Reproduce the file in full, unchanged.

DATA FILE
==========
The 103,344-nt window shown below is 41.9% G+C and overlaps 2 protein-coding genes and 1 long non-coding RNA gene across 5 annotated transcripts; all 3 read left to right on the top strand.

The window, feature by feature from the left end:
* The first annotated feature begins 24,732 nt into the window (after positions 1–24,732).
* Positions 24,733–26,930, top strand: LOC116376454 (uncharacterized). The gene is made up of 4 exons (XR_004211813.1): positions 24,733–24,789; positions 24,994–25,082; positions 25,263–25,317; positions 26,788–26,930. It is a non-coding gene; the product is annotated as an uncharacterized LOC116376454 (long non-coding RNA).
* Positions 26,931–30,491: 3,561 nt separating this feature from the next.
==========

The 103,344-nt window shown below is 41.9% G+C and overlaps 2 protein-coding genes and 1 long non-coding RNA gene across 5 annotated transcripts; all 3 read left to right on the top strand.

The window, feature by feature from the left end:
* The first annotated feature begins 24,732 nt into the window (after positions 1–24,732).
* Positions 24,733–26,930, top strand: LOC116376454 (uncharacterized). The gene is made up of 4 exons (XR_004211813.1): positions 24,733–24,789; positions 24,994–25,082; positions 25,263–25,317; positions 26,788–26,930. It is a non-coding gene; the product is annotated as an uncharacterized LOC116376454 (long non-coding RNA).
* Positions 26,931–30,491: 3,561 nt separating this feature from the next.